5 Reasons the Super-Rich Need Government More Than the Rest of Us
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Wealthy individuals and corporations want us to believe they've made it on their own, without the help of government or the American people. Billionaire financier Sanford Weill blustered, "We didn't rely on somebody else to build what we built." He was echoing the words of his famous predecessor, the formidable financier J. P. Morgan, who spouted, "I owe the public nothing."
That's the bull of Wall Street. There are at least five good reasons why the wealthiest Americans need government as much as the rest of us, and probably more.
In his "People's History," Howard Zinn described colonial opposition to inequality in 1765: "A shoemaker named Ebenezer Macintosh led a mob in destroying the house of a rich Boston merchant named Andrew Oliver. Two weeks later, the crowd turned to the home of Thomas Hutchinson, symbol of the rich elite who ruled the colonies in the name of England. They smashed up his house with axes, drank the wine in his wine cellar, and looted the house of its furniture and other objects. A report by colony officials to England said that this was part of a larger scheme in which the houses of fifteen rich people were to be destroyed, as part of 'a war of plunder, of general levelling and taking away the distinction of rich and poor.'"
That doesn't happen much anymore. Of course, the super-rich aren't taking any chances, with panic shelters and James Bond cars and personal surveillance drones. But the U.S. government will be helping them by spending $55 billion on Homeland Security next year, in addition to $673 billion for the military. The police, emergency services, and National Guard are trained to focus on crimes against wealth.
In the cities, business interests keep the police focused on the homeless and unemployed. And on drug users. A "Broken Windows" mentality, which promotes quick fixes of minor damage to discourage large-scale destruction, is being applied to human beings. Wealthy Americans can rest better at night knowing that the police are "stopping and frisking" in the streets of the poor neighborhoods.
2. Laws and Deregulations
The wealthiest Americans are the main beneficiaries of tax laws, property rights, zoning rules, patent and copyright provisions, trade pacts, antitrust legislation, and contract regulations. Tax loopholes allow them to store over $1 trillion in assets overseas.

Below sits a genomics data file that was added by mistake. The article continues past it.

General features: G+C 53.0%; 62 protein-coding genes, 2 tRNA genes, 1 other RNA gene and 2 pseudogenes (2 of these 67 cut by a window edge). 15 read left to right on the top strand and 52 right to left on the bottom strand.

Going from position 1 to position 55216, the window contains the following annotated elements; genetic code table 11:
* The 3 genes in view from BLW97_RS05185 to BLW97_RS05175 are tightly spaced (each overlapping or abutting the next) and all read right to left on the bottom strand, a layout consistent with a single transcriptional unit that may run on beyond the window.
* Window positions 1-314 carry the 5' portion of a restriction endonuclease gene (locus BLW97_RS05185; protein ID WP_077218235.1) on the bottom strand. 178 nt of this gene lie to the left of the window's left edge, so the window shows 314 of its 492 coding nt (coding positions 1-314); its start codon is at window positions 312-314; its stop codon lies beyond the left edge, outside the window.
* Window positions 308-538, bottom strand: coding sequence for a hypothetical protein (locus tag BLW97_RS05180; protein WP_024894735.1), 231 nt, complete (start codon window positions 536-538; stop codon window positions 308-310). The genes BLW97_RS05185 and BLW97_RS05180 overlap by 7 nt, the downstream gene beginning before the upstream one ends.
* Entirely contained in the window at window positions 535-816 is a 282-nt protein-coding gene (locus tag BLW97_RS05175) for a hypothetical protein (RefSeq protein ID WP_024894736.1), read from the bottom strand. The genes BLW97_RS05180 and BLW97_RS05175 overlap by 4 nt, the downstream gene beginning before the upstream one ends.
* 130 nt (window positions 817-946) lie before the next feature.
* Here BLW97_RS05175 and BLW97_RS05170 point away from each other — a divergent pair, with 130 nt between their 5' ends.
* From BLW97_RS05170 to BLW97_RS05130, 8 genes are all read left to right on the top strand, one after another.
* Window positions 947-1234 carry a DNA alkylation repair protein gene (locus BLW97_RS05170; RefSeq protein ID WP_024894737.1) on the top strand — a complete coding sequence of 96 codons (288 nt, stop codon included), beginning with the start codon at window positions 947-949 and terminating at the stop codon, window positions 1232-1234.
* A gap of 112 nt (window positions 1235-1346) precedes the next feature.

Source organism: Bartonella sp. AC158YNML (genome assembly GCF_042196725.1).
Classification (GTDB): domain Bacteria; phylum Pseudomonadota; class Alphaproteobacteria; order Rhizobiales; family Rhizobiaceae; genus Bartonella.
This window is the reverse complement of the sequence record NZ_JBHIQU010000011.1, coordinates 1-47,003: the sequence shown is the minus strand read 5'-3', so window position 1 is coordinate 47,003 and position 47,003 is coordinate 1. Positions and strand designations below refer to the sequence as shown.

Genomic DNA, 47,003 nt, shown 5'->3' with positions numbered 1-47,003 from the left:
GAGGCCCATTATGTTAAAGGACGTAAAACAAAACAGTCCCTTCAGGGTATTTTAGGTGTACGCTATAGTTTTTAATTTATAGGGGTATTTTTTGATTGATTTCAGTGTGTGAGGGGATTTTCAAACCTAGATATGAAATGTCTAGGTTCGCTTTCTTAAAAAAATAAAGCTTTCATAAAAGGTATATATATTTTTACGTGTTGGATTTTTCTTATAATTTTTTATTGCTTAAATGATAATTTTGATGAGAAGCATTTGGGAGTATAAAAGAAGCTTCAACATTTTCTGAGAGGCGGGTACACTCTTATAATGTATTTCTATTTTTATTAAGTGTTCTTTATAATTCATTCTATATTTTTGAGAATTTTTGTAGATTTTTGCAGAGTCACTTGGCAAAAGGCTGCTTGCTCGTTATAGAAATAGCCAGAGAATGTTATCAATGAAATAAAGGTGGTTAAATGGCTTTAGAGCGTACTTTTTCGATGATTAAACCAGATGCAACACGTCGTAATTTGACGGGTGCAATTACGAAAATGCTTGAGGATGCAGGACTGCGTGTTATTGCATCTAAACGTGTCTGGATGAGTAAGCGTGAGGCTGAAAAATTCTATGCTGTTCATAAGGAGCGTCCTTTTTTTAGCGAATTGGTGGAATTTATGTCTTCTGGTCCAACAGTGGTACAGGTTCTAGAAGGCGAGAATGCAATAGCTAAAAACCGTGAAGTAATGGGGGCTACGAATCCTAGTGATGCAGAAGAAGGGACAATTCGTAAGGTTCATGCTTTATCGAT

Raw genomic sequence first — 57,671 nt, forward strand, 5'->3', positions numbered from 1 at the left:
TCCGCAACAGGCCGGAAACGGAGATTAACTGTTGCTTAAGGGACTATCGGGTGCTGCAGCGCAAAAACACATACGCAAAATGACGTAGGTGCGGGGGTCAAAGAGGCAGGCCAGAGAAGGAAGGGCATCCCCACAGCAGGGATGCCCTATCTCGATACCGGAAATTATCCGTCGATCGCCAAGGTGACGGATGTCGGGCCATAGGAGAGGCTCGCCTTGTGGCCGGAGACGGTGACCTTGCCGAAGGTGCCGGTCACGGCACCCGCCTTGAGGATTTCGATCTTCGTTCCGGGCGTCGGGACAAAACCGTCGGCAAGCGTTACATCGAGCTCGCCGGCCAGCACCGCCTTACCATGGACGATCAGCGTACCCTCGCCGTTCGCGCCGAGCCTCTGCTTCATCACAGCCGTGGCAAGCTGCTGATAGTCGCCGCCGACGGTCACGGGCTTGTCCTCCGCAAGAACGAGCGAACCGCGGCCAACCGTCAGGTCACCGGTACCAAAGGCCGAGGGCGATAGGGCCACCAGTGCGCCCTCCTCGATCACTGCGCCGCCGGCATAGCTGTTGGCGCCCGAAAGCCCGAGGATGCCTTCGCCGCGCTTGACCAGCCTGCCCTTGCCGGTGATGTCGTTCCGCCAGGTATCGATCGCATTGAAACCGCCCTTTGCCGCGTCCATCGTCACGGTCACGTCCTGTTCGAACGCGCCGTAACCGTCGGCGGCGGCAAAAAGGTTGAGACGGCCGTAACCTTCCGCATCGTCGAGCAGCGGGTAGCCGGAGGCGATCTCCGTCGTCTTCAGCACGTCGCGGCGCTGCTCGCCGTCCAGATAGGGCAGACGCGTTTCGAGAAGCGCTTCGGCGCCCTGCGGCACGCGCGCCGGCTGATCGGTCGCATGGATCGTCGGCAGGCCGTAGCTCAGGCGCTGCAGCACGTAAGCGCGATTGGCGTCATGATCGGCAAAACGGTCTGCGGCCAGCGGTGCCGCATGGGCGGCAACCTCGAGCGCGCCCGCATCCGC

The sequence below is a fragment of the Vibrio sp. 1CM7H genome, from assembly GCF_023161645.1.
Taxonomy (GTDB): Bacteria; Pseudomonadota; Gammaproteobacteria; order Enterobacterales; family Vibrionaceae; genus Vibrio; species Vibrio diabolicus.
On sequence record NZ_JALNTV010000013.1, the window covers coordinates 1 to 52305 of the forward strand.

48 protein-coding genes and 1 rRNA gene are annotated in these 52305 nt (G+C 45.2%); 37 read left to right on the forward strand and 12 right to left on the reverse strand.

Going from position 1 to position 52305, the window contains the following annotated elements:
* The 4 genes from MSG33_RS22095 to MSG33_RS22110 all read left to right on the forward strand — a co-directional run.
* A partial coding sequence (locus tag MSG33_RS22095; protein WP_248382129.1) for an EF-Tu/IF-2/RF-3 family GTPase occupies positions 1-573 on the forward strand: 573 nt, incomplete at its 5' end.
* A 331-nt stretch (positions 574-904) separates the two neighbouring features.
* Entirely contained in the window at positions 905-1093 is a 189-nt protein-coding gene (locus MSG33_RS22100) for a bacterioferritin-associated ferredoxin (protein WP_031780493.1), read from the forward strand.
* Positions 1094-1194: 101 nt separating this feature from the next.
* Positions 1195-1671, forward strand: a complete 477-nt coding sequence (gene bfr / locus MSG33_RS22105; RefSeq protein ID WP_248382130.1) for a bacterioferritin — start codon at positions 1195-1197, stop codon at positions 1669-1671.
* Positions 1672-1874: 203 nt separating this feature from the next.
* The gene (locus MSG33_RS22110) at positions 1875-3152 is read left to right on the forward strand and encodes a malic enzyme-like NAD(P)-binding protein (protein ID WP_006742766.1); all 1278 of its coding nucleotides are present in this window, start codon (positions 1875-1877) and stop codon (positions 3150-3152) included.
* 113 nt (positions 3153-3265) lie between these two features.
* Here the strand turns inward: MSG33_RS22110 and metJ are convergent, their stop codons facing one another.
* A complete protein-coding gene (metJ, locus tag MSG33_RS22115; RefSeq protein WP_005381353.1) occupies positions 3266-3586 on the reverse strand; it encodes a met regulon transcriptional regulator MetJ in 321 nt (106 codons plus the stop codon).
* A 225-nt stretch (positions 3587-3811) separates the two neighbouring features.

Their companies benefit, despite any publicly voiced objections to regulatory agencies, from SBA and SEC guidelines that generally favor business, and from FDA and USDA quality control measures that minimize consumer complaints and product recalls.
The growing numbers of financial industry executives have profited from 30 years of deregulation, most notably the repeal of the Glass-Steagall Act. Lobbying by the financial industry has prolonged the absurdity of a zero sales tax on financial transactions.
Big advantages accrue for multinational corporations from trade agreements like NAFTA, with international disputes resolved by the business-friendly World Bank, International Monetary Fund, and World Trade Organization. Federal judicial law protects our biggest companies from foreign infringement. The proposed Trans-Pacific Partnership would put governments around the world at the mercy of corporate decision-makers.
The euphemistically named JOBS Act further empowers business, exempting startups from regulatory accounting requirements.
There are even anti-antitrust measures, such as the licensing rules that allow the American Medical Association to restrict the number of doctors in the U.S., thereby keeping doctor salaries artificially high. Can't have a free market if it hurts business.
3. Research and Infrastructure
A publicly supported communications infrastructure allows the richest 10% of Americans to manipulate their 80% share of the stock market. CEOs rely on roads and seaports and airports to ship their products, the FAA and TSA and Coast Guard and Department of Transportation to safeguard them, a nationwide energy grid to power their factories, and communications towers and satellites to conduct online business. Private jets use 16 percent of air traffic control resources while paying only 3% of the bill.